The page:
A lackluster entry in the men-who-write-mush category, which Nicholas Sparks (see below) still has pretty much to himself.

THE FOREVER YEAR

Can love last forever? Is forever longer than this interminable first novel?

After his wife dies, Mickey Sienna rattles around in his suburban New Jersey colonial. Physically frail but mentally sharp, the former stockbroker still trades online, but when he escapes an accidental kitchen fire, his grown kids put in their two cents. Maybe dear old dad should be parked in an assisted-living facility where he can’t hurt himself. Or at least sell the house and buy a smaller place. Yes, says Mickey, but what about the memories? Get out your handkerchiefs, because here come more than 50 years of marriage to saintly but dull Dorothy. They had some swell kids, too: Darlene, Matty, Denise, and a surprise fourth baby, Jesse, who’s 20 years younger than Darlene and trying to figure out why he gets along better with his nieces and nephews than with his siblings. (Hint: he’s amazingly immature.) This strapping toddler is now 32 and only just beginning to realize that the world does not revolve around him. But why? He thinks and thinks. “I was too young for one group and too old for the other. I was a man without a generation.” Jesse is a sensitive soul who’s wary of making a commitment but tired of playing the field, what with all that emotional scar tissue on his metaphorical heart. Yes, Jesse is a thoroughly modern Millie for the millennium, a man with genuine issues, who’s not afraid to talk about his feelings at great length, as if a talk-show audience were hanging on every word. A multitude of supporting characters give their opinions and add a few details about what happened when. Then there’s one last gasp from Dad, who explains about his long-lost love; he still loves her and she still loves ice cream. The message? Gather ye rosebuds, of course.

A lackluster entry in the men-who-write-mush category, which Nicholas Sparks (see below) still has pretty much to himself.

Pub Date: May 19, 2003

ISBN: 0-765-30405-8

Page Count: 320

Publisher: Forge

Review Posted Online: May 20, 2010

Kirkus Reviews Issue: March 1, 2003

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Nothing original, but in Hilderbrand’s hands it’s easy to get lost in the story.

BAREFOOT

Privileged 30-somethings hide from their woes in Nantucket.

Hilderbrand’s saga follows the lives of Melanie, Brenda and Vicki. Vicki, alpha mom and perfect wife, is battling late-stage lung cancer and, in an uncharacteristically flaky moment, opts for chemotherapy at the beach. Vicki shares ownership of a tiny Nantucket cottage with her younger sister Brenda. Brenda, a literature professor, tags along for the summer, partly out of familial duty, partly because she’s fleeing the fallout from her illicit affair with a student. As for Melanie, she gets a last minute invite from Vicki, after Melanie confides that Melanie’s husband is having an affair. Between Melanie and Brenda, Vicki feels her two young boys should have adequate supervision, but a disastrous first day on the island forces the trio to source some outside help. Enter Josh, the adorable and affable local who is hired to tend to the boys. On break from college, Josh learns about the pitfalls of mature love as he falls for the beauties in the snug abode. Josh likes beer, analysis-free relationships and hot older women. In a word, he’s believable. In addition to a healthy dose of testosterone, the novel is balanced by powerful descriptions of Vicki’s bond with her two boys. Emotions run high as she prepares for death.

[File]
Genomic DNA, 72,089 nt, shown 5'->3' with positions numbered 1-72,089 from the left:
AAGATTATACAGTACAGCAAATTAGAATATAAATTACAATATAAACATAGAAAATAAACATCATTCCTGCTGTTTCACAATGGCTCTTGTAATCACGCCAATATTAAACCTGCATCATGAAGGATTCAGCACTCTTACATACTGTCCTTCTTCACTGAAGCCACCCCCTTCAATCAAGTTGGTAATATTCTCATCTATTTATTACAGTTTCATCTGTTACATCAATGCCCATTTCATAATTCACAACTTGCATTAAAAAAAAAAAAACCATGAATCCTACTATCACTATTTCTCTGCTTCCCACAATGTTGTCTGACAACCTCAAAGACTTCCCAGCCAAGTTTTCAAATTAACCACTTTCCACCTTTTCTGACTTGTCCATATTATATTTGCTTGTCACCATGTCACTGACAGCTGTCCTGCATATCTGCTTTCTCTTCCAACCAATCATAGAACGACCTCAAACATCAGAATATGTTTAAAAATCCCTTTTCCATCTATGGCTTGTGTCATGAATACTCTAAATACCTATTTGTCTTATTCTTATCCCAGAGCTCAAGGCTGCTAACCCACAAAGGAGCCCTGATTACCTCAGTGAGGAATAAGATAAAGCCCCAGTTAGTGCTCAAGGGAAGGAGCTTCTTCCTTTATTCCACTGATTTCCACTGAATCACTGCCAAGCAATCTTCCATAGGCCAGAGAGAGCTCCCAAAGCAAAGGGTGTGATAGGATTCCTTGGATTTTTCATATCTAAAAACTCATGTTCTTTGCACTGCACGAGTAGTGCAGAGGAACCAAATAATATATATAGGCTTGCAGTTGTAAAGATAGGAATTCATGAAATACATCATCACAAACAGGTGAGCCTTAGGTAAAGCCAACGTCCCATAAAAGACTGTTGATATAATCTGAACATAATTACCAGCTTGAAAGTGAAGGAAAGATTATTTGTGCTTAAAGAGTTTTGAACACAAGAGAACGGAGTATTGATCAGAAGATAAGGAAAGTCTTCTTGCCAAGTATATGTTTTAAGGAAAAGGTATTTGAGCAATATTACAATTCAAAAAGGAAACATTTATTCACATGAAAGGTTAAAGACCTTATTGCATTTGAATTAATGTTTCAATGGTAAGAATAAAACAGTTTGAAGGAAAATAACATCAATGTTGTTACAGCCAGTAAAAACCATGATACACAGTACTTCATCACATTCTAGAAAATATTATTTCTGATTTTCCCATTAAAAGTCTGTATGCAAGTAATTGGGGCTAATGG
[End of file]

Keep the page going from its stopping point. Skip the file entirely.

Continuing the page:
Nothing original, but in Hilderbrand’s hands it’s easy to get lost in the story.

Pub Date: July 2, 2007

ISBN: 978-0-316-01858-6

Page Count: 352

Publisher: Little, Brown

Review Posted Online: June 24, 2010

Kirkus Reviews Issue: May 15, 2007

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More about grief and tragedy than romance.

FRIENDS FOREVER

Five friends meet on their first day of kindergarten at the exclusive Atwood School and remain lifelong friends through tragedy and triumph.

When Gabby, Billy, Izzie, Andy and Sean meet in the toy kitchen of the kindergarten classroom on their first day of school, no one can know how strong the group’s friendship will remain. Despite their different personalities and interests, the five grow up together and become even closer as they come into their own talents and life paths. But tragedy will strike and strike again. Family troubles, abusive parents, drugs, alcohol, stress, grief and even random bad luck will put pressure on each of them individually and as a group. Known for her emotional romances, Steel makes a bit of a departure with this effort that follows a group of friends through young adulthood. But even as one tragedy after another befalls the friends, the impact of the events is blunted by a distant narrative style that lacks emotional intensity. 

More about grief and tragedy than romance.

Pub Date: July 24, 2012

ISBN: 978-0-385-34321-3

Page Count: 322

Publisher: Delacorte

Review Posted Online: Nov. 14, 2012

Kirkus Reviews Issue: Dec. 1, 2012

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